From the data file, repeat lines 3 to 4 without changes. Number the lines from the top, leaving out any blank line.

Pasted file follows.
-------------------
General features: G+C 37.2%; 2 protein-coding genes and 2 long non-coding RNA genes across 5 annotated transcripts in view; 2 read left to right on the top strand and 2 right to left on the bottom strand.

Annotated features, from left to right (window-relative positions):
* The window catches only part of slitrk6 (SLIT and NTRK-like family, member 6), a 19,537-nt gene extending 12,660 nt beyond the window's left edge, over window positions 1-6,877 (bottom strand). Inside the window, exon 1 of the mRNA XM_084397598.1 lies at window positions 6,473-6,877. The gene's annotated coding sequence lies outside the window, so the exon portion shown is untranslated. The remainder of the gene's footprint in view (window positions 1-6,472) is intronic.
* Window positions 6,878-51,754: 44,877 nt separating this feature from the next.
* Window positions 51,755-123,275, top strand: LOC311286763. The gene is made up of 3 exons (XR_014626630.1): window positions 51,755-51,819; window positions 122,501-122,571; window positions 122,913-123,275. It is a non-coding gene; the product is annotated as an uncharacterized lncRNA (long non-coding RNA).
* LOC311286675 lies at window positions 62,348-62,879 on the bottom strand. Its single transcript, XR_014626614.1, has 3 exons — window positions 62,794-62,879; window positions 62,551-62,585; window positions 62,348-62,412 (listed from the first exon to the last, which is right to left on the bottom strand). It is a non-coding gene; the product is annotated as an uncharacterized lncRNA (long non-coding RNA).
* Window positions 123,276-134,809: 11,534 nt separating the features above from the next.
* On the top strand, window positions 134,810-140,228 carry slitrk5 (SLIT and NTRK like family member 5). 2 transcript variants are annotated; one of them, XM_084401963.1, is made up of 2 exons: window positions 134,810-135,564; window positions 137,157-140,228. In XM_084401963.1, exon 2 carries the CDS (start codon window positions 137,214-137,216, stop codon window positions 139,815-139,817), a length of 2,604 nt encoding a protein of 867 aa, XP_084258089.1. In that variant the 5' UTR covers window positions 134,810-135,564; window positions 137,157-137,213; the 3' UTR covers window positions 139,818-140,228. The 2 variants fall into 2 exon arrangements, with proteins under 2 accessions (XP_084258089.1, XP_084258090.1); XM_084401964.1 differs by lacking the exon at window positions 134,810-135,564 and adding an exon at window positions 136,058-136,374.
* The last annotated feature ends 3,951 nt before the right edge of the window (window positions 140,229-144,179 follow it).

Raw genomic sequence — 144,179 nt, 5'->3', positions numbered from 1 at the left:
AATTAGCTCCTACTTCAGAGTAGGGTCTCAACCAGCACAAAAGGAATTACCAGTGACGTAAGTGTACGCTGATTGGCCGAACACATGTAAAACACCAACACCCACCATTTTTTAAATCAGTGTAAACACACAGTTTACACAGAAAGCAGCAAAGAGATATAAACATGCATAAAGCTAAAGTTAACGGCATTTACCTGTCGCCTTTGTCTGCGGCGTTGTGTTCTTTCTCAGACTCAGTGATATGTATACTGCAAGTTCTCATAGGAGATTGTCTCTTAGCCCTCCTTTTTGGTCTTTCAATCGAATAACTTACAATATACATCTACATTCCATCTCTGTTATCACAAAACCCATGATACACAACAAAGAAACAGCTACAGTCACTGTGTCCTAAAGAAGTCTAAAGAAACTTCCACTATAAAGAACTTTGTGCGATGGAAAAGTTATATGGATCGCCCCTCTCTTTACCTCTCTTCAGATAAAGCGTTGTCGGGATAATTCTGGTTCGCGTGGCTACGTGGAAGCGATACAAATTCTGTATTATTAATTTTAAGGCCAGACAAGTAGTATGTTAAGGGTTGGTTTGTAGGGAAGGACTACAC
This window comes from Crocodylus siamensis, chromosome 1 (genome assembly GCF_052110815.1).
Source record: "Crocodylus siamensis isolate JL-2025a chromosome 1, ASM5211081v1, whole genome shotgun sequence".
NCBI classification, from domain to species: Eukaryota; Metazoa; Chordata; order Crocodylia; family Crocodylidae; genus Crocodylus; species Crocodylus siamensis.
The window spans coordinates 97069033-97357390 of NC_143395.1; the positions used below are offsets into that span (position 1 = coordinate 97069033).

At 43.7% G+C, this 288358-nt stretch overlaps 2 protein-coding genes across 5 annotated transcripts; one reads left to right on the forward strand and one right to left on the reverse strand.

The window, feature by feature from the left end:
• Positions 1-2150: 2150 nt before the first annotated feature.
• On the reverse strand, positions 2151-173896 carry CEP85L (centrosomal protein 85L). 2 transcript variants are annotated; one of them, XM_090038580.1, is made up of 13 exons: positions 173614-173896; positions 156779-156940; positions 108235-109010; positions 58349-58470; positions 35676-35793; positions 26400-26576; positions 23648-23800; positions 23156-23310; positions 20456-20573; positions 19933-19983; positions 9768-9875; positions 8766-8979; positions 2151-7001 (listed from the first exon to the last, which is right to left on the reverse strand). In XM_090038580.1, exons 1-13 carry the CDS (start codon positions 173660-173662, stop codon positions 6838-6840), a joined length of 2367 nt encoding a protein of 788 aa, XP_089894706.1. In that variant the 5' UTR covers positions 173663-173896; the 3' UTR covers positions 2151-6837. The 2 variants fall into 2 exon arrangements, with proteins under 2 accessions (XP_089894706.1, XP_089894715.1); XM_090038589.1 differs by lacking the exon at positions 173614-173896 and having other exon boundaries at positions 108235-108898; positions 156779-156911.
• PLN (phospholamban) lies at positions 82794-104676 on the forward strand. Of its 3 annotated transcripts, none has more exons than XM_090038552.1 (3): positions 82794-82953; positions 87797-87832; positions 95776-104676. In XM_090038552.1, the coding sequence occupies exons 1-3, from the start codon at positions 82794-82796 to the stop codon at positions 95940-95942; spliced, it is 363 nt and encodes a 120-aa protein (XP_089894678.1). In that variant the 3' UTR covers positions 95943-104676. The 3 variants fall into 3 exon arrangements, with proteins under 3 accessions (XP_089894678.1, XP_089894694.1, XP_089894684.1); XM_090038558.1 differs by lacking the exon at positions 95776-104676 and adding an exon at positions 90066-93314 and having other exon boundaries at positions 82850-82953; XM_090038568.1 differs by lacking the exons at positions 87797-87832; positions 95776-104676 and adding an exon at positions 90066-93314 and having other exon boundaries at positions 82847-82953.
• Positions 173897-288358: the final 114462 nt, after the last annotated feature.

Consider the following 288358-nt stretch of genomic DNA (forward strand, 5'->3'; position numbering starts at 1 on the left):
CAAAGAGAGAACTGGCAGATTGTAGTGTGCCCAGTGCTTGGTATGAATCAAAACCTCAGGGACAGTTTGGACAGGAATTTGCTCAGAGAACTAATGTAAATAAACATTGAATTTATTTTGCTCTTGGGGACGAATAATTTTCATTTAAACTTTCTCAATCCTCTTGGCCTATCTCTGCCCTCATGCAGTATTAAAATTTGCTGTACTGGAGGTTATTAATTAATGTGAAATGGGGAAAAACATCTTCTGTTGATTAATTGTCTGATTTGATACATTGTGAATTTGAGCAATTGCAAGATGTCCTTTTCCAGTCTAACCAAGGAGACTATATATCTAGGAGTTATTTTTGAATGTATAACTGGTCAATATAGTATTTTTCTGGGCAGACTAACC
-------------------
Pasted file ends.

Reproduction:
* The window catches only part of slitrk6 (SLIT and NTRK-like family, member 6), a 19,537-nt gene extending 12,660 nt beyond the window's left edge, over window positions 1-6,877 (bottom strand). Inside the window, exon 1 of the mRNA XM_084397598.1 lies at window positions 6,473-6,877. The gene's annotated coding sequence lies outside the window, so the exon portion shown is untranslated. The remainder of the gene's footprint in view (window positions 1-6,472) is intronic.
* Window positions 6,878-51,754: 44,877 nt separating this feature from the next.